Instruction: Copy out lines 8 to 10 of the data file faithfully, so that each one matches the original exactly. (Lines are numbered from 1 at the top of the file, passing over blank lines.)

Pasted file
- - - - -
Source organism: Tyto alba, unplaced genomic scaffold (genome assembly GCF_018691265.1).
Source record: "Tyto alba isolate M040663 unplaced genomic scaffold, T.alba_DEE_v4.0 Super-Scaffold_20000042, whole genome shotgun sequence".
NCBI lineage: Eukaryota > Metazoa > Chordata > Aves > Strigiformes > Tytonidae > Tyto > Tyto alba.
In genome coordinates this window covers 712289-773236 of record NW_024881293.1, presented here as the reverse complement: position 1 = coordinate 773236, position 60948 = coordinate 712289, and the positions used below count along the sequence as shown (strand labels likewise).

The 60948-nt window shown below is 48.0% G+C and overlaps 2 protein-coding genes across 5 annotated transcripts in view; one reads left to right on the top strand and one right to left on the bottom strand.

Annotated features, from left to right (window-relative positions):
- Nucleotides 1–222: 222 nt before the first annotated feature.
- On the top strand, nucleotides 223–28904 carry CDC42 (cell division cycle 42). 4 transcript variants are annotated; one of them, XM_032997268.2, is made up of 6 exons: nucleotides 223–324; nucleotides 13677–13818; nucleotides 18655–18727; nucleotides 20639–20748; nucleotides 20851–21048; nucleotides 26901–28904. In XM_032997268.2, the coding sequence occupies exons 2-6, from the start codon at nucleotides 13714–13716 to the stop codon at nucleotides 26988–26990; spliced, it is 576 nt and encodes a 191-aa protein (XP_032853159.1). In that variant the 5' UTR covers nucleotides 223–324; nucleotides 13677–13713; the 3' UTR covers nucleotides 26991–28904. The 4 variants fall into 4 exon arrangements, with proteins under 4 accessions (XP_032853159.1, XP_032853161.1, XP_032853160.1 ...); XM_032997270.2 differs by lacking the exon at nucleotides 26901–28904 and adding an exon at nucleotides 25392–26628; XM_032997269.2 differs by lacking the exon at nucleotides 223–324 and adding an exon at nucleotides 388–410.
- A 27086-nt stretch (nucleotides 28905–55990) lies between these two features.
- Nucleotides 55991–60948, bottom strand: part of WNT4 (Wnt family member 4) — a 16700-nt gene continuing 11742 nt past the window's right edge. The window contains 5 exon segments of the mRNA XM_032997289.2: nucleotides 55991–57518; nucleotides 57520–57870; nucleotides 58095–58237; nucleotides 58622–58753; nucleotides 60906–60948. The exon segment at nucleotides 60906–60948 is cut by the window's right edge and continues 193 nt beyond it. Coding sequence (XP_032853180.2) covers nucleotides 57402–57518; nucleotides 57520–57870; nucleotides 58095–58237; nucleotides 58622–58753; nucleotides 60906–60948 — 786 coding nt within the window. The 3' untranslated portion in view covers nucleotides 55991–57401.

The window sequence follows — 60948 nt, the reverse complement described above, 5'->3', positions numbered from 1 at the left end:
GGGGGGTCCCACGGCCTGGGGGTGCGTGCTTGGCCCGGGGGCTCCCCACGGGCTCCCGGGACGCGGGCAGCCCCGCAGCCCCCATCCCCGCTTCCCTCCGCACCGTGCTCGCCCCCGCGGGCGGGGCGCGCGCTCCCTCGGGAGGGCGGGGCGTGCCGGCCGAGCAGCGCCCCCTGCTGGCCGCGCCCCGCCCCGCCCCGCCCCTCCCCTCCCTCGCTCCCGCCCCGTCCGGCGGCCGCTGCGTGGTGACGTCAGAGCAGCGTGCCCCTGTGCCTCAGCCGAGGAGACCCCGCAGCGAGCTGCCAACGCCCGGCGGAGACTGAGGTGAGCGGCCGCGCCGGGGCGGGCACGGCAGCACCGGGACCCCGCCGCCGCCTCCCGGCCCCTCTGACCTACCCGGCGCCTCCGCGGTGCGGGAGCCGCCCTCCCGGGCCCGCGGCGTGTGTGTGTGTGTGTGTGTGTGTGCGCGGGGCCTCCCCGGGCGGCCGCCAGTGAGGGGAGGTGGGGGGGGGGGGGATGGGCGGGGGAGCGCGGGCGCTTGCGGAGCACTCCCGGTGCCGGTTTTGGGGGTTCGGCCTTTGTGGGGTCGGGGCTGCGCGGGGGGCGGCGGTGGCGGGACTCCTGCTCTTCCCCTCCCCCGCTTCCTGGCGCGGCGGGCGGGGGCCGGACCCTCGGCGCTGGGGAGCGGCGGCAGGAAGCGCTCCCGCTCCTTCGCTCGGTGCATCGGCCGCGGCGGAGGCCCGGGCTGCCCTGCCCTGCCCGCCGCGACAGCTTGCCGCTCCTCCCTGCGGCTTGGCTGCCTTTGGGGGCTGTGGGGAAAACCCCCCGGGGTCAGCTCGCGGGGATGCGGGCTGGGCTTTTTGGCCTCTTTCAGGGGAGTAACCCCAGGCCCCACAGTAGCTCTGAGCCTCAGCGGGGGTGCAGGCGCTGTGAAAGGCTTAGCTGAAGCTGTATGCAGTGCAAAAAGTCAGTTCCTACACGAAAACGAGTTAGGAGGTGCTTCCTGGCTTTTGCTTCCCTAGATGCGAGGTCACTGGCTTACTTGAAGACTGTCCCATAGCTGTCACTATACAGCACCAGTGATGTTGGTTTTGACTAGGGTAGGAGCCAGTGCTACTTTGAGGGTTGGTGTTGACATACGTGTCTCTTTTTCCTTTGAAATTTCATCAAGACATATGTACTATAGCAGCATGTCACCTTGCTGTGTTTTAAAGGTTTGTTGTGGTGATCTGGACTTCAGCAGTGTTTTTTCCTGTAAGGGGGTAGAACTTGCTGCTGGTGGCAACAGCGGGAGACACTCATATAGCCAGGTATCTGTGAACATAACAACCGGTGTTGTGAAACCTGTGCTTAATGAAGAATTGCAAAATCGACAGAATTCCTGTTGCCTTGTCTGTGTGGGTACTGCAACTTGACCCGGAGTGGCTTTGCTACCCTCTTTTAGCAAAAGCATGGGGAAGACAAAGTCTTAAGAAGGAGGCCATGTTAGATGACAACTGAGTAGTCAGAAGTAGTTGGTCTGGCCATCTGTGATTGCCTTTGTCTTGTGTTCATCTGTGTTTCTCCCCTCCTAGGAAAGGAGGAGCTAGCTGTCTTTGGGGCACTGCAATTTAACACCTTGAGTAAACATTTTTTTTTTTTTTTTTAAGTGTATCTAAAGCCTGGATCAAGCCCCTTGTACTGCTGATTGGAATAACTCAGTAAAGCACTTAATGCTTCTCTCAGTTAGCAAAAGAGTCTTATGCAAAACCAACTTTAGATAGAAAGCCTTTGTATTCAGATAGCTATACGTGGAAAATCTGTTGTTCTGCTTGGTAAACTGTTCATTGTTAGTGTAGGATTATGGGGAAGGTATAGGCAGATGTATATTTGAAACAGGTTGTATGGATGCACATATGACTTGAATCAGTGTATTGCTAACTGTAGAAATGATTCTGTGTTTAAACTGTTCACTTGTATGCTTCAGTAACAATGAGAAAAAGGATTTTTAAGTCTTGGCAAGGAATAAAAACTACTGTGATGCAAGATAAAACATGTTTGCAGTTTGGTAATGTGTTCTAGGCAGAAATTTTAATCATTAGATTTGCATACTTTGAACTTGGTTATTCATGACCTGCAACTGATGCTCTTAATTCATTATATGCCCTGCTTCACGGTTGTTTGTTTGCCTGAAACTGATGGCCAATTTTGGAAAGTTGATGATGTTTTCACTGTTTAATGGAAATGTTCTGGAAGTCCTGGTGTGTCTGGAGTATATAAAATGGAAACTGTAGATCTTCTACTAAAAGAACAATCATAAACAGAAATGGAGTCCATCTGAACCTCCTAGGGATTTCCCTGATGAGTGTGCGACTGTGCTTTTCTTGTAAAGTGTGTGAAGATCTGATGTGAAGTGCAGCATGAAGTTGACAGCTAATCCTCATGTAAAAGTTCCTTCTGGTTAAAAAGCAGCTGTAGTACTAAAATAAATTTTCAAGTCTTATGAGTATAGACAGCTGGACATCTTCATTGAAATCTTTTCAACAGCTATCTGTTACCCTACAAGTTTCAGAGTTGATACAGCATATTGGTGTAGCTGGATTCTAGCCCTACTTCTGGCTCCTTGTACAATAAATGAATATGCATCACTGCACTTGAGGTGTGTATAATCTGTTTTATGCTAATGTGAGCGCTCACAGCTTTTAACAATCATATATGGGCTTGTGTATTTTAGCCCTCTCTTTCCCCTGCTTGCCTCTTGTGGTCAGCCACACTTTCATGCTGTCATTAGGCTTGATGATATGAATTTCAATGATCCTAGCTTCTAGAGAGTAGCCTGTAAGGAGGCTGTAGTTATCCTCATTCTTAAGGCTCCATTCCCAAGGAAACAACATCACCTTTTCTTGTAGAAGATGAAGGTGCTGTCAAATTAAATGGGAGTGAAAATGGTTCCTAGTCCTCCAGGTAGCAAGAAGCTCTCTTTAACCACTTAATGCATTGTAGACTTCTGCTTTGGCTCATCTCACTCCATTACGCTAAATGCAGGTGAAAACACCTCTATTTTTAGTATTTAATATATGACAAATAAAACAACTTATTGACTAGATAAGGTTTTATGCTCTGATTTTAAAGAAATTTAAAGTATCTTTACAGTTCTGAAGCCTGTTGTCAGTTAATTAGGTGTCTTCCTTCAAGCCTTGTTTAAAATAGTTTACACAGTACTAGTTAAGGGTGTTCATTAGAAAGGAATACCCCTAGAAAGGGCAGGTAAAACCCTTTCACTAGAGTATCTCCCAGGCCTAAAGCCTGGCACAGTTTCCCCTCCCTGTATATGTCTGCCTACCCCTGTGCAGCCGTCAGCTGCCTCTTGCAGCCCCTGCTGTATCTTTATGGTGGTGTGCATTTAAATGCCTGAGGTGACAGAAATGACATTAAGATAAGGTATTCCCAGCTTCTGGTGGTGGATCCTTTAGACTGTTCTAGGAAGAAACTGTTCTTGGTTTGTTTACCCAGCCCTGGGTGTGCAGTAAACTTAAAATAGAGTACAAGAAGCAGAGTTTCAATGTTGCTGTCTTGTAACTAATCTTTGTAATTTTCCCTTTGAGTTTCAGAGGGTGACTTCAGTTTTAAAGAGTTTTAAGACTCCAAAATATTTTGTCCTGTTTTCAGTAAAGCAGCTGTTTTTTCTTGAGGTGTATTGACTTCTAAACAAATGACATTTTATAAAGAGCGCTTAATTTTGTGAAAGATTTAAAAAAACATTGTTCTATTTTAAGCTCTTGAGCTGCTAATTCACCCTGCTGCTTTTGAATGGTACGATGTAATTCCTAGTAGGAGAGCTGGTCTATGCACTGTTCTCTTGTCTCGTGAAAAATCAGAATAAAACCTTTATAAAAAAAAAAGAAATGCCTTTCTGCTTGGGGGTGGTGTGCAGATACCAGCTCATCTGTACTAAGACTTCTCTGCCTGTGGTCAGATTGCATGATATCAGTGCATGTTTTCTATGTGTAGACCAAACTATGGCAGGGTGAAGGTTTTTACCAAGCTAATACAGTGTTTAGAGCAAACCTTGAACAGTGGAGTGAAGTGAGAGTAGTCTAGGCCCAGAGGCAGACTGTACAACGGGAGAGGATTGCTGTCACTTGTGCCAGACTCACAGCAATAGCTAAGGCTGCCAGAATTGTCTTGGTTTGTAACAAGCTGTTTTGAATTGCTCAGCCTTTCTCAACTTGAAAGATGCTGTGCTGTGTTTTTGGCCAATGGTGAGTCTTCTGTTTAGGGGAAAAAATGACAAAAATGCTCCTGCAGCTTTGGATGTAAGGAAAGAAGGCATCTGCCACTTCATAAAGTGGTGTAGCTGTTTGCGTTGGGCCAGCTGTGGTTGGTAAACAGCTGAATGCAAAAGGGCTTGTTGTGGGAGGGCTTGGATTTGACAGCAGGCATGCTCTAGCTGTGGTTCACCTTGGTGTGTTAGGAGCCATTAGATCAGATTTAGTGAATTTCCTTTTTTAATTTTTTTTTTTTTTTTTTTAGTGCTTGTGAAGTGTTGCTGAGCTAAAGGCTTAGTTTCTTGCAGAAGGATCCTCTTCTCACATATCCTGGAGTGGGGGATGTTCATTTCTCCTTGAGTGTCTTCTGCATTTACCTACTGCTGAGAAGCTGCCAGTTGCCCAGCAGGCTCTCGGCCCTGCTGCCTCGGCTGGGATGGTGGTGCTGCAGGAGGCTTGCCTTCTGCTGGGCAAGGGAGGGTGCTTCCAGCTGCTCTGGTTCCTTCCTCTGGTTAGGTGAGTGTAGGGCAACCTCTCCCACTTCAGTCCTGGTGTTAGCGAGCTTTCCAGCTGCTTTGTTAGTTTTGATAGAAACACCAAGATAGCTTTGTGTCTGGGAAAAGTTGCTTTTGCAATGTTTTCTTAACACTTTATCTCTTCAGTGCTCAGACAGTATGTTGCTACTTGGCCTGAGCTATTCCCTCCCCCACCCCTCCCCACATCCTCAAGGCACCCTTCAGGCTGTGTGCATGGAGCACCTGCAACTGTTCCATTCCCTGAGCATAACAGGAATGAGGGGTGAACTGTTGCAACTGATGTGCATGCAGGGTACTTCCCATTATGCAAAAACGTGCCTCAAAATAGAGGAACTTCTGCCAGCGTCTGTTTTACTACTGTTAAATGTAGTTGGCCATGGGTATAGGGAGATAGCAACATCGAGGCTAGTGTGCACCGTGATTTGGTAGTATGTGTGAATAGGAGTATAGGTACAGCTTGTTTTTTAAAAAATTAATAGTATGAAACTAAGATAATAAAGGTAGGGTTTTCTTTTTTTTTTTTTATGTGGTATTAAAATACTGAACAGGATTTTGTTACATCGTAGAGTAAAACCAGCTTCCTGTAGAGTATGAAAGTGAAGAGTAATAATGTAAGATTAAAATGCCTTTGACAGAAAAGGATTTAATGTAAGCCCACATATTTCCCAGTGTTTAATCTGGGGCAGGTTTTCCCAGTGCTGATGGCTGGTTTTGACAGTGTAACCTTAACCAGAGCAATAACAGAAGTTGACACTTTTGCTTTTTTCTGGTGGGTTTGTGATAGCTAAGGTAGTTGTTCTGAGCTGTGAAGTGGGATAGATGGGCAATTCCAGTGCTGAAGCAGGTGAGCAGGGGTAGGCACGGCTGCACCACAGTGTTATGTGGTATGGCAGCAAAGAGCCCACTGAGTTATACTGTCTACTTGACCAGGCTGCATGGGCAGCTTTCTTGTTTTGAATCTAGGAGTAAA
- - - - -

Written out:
- On the top strand, nucleotides 223–28904 carry CDC42 (cell division cycle 42). 4 transcript variants are annotated; one of them, XM_032997268.2, is made up of 6 exons: nucleotides 223–324; nucleotides 13677–13818; nucleotides 18655–18727; nucleotides 20639–20748; nucleotides 20851–21048; nucleotides 26901–28904. In XM_032997268.2, the coding sequence occupies exons 2-6, from the start codon at nucleotides 13714–13716 to the stop codon at nucleotides 26988–26990; spliced, it is 576 nt and encodes a 191-aa protein (XP_032853159.1). In that variant the 5' UTR covers nucleotides 223–324; nucleotides 13677–13713; the 3' UTR covers nucleotides 26991–28904. The 4 variants fall into 4 exon arrangements, with proteins under 4 accessions (XP_032853159.1, XP_032853161.1, XP_032853160.1 ...); XM_032997270.2 differs by lacking the exon at nucleotides 26901–28904 and adding an exon at nucleotides 25392–26628; XM_032997269.2 differs by lacking the exon at nucleotides 223–324 and adding an exon at nucleotides 388–410.
- A 27086-nt stretch (nucleotides 28905–55990) lies between these two features.
- Nucleotides 55991–60948, bottom strand: part of WNT4 (Wnt family member 4) — a 16700-nt gene continuing 11742 nt past the window's right edge. The window contains 5 exon segments of the mRNA XM_032997289.2: nucleotides 55991–57518; nucleotides 57520–57870; nucleotides 58095–58237; nucleotides 58622–58753; nucleotides 60906–60948. The exon segment at nucleotides 60906–60948 is cut by the window's right edge and continues 193 nt beyond it. Coding sequence (XP_032853180.2) covers nucleotides 57402–57518; nucleotides 57520–57870; nucleotides 58095–58237; nucleotides 58622–58753; nucleotides 60906–60948 — 786 coding nt within the window. The 3' untranslated portion in view covers nucleotides 55991–57401.